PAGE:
A Failure of Introspection
I’ve learned a lot more about the economy from introspection than I have from statistics. If someone shows me statistical evidence that people buy more chocolate when its price goes up, my reaction will be “I’ve bought lots of chocolate, and I would buy less if the price went up. Wouldn’t you? Come on.”
But introspection, like statistics, has its problems. A case in point: When you’re in a store, introspection typically reveals that you are not very price sensitive. If you go to the store to buy some carrots, how high does the store’s price have to get before you cross carrots off your list? The usual answer is: Pretty high. If you repeat this exercise for your whole grocery list, you’re likely to conclude that your demand curves are highly inelastic, and markets are a lot less competitive than most economists would have you believe.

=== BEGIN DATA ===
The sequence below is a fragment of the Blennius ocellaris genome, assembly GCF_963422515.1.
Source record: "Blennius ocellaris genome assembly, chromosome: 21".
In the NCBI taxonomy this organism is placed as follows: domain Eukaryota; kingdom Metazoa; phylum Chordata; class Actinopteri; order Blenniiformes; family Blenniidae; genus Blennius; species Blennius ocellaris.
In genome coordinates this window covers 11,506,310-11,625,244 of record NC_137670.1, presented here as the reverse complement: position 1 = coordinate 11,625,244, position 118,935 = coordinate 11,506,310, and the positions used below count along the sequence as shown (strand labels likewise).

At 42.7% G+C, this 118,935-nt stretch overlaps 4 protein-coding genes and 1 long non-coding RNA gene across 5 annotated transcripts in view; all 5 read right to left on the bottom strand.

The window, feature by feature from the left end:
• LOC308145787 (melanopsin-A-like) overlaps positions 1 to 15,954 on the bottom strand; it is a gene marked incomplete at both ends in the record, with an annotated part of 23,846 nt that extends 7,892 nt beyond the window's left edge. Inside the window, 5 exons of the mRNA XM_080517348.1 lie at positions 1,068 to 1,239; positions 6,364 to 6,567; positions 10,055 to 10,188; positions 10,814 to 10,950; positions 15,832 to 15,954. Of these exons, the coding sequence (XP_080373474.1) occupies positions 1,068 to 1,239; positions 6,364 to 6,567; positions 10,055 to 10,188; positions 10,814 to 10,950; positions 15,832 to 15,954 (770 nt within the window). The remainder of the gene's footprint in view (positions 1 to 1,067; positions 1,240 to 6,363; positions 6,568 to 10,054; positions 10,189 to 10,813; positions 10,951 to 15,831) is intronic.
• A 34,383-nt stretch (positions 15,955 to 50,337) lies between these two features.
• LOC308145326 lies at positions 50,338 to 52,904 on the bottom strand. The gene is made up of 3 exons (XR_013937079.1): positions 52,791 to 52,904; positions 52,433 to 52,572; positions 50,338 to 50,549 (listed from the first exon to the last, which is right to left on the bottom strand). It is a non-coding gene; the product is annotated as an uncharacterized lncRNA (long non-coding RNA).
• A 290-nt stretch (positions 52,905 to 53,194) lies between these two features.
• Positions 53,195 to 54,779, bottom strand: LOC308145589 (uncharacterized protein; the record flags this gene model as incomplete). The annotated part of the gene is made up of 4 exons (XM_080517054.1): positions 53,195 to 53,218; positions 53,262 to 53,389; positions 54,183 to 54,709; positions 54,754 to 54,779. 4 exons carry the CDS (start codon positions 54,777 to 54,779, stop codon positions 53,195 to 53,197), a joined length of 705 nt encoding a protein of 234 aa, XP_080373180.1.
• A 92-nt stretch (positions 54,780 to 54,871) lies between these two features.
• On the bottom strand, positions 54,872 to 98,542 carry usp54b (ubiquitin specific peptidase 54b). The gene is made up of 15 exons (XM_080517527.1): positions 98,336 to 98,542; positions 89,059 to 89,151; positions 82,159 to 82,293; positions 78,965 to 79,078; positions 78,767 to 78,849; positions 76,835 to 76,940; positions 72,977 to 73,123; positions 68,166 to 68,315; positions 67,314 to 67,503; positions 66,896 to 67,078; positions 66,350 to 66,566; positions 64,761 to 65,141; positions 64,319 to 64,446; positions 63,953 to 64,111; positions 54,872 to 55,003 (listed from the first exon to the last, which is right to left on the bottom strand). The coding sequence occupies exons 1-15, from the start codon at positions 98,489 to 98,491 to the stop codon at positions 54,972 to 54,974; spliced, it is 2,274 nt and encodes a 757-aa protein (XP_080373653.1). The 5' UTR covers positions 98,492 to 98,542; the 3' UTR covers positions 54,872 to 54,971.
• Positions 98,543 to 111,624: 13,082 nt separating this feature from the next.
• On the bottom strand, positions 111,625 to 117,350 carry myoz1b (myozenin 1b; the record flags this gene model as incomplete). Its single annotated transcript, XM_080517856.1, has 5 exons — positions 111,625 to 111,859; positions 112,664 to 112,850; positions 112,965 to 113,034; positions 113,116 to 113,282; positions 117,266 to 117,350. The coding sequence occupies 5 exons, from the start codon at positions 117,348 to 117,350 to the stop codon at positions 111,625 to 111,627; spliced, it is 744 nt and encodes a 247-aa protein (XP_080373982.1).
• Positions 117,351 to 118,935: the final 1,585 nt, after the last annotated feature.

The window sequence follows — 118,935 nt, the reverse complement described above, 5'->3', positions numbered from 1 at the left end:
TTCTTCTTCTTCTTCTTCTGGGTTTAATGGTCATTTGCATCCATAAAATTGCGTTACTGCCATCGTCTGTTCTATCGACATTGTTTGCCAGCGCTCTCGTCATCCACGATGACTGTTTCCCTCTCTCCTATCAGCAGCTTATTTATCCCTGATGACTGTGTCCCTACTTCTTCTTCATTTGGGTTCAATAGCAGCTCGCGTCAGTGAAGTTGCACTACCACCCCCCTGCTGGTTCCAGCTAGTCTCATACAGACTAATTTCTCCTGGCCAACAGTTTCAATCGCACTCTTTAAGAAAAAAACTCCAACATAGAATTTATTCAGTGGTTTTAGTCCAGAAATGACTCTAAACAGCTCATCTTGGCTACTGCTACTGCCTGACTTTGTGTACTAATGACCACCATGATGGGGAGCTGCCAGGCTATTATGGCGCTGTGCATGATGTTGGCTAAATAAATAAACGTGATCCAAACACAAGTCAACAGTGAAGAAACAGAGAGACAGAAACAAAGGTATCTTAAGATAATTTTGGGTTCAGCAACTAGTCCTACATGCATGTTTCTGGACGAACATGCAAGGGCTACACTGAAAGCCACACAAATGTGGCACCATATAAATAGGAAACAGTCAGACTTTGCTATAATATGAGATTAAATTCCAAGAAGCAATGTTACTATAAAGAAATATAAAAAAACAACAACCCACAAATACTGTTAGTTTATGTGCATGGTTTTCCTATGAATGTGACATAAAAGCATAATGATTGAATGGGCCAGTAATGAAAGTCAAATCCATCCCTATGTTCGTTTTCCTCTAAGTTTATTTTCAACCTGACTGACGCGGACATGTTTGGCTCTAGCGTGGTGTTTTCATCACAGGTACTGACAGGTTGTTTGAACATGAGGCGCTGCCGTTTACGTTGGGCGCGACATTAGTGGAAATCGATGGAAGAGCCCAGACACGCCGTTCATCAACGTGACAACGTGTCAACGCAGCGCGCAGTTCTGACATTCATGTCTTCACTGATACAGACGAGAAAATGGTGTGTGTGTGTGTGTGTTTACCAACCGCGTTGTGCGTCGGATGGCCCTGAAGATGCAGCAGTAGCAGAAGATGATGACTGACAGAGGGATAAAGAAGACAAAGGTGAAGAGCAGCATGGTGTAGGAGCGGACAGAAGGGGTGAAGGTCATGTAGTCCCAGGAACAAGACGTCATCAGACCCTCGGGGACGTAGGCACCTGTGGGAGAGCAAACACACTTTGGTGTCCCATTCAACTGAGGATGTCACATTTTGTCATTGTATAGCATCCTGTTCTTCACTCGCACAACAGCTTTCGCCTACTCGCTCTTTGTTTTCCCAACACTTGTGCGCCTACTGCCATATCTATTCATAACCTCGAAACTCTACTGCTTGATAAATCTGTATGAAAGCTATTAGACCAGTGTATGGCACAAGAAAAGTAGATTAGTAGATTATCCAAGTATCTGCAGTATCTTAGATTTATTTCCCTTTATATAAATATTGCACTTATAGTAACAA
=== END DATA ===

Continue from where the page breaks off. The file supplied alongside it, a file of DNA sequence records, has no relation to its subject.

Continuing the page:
The problem with this exercise: It assumes you’re already at a particular store. Yes, if you get to a store and see high prices, you’re probably pay. But are you going to return to that store? Or – let’s introspect again – are you going to think “That store’s a rip-off, I’ll go somewhere else”? At least that’s my reaction – how about yours?
The lesson: Just as the solution to sloppy statistics is better statistics, the solution to sloppy introspection is better introspection.